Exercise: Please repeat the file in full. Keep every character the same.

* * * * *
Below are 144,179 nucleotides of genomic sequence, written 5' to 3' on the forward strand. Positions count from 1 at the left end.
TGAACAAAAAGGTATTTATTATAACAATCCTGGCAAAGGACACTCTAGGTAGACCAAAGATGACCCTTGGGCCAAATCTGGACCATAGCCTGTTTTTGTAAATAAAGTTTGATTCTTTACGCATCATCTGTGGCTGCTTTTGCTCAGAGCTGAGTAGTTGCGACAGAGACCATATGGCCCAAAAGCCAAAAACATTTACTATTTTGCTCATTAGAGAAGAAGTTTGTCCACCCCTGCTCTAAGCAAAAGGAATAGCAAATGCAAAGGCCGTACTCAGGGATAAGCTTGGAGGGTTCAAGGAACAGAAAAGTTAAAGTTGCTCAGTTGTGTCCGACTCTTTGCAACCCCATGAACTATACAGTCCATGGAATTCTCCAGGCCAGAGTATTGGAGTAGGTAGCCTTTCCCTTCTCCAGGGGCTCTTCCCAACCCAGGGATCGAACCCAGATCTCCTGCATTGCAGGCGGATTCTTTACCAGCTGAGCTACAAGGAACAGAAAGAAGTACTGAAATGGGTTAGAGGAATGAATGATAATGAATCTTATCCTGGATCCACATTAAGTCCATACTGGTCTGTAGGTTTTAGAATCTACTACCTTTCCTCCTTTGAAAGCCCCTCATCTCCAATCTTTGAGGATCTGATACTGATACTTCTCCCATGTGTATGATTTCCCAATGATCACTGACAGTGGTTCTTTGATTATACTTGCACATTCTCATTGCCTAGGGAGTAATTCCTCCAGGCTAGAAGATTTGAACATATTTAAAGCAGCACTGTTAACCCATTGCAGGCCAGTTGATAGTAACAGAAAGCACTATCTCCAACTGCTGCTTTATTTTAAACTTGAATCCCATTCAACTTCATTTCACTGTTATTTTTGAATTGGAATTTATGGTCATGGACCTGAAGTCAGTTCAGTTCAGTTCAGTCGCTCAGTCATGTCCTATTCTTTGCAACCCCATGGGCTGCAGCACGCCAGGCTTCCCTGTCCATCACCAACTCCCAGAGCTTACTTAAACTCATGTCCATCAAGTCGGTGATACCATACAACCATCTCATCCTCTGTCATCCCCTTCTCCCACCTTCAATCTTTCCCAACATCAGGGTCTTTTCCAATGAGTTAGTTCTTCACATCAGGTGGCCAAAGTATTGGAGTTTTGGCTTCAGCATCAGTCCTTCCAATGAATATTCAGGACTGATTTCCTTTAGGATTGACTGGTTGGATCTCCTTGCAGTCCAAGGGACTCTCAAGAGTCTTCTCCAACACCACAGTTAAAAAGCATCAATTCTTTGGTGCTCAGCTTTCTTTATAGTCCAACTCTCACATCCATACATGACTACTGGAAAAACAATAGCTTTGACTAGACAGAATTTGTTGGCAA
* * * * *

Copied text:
Below are 144,179 nucleotides of genomic sequence, written 5' to 3' on the forward strand. Positions count from 1 at the left end.
TGAACAAAAAGGTATTTATTATAACAATCCTGGCAAAGGACACTCTAGGTAGACCAAAGATGACCCTTGGGCCAAATCTGGACCATAGCCTGTTTTTGTAAATAAAGTTTGATTCTTTACGCATCATCTGTGGCTGCTTTTGCTCAGAGCTGAGTAGTTGCGACAGAGACCATATGGCCCAAAAGCCAAAAACATTTACTATTTTGCTCATTAGAGAAGAAGTTTGTCCACCCCTGCTCTAAGCAAAAGGAATAGCAAATGCAAAGGCCGTACTCAGGGATAAGCTTGGAGGGTTCAAGGAACAGAAAAGTTAAAGTTGCTCAGTTGTGTCCGACTCTTTGCAACCCCATGAACTATACAGTCCATGGAATTCTCCAGGCCAGAGTATTGGAGTAGGTAGCCTTTCCCTTCTCCAGGGGCTCTTCCCAACCCAGGGATCGAACCCAGATCTCCTGCATTGCAGGCGGATTCTTTACCAGCTGAGCTACAAGGAACAGAAAGAAGTACTGAAATGGGTTAGAGGAATGAATGATAATGAATCTTATCCTGGATCCACATTAAGTCCATACTGGTCTGTAGGTTTTAGAATCTACTACCTTTCCTCCTTTGAAAGCCCCTCATCTCCAATCTTTGAGGATCTGATACTGATACTTCTCCCATGTGTATGATTTCCCAATGATCACTGACAGTGGTTCTTTGATTATACTTGCACATTCTCATTGCCTAGGGAGTAATTCCTCCAGGCTAGAAGATTTGAACATATTTAAAGCAGCACTGTTAACCCATTGCAGGCCAGTTGATAGTAACAGAAAGCACTATCTCCAACTGCTGCTTTATTTTAAACTTGAATCCCATTCAACTTCATTTCACTGTTATTTTTGAATTGGAATTTATGGTCATGGACCTGAAGTCAGTTCAGTTCAGTTCAGTCGCTCAGTCATGTCCTATTCTTTGCAACCCCATGGGCTGCAGCACGCCAGGCTTCCCTGTCCATCACCAACTCCCAGAGCTTACTTAAACTCATGTCCATCAAGTCGGTGATACCATACAACCATCTCATCCTCTGTCATCCCCTTCTCCCACCTTCAATCTTTCCCAACATCAGGGTCTTTTCCAATGAGTTAGTTCTTCACATCAGGTGGCCAAAGTATTGGAGTTTTGGCTTCAGCATCAGTCCTTCCAATGAATATTCAGGACTGATTTCCTTTAGGATTGACTGGTTGGATCTCCTTGCAGTCCAAGGGACTCTCAAGAGTCTTCTCCAACACCACAGTTAAAAAGCATCAATTCTTTGGTGCTCAGCTTTCTTTATAGTCCAACTCTCACATCCATACATGACTACTGGAAAAACAATAGCTTTGACTAGACAGAATTTGTTGGCAA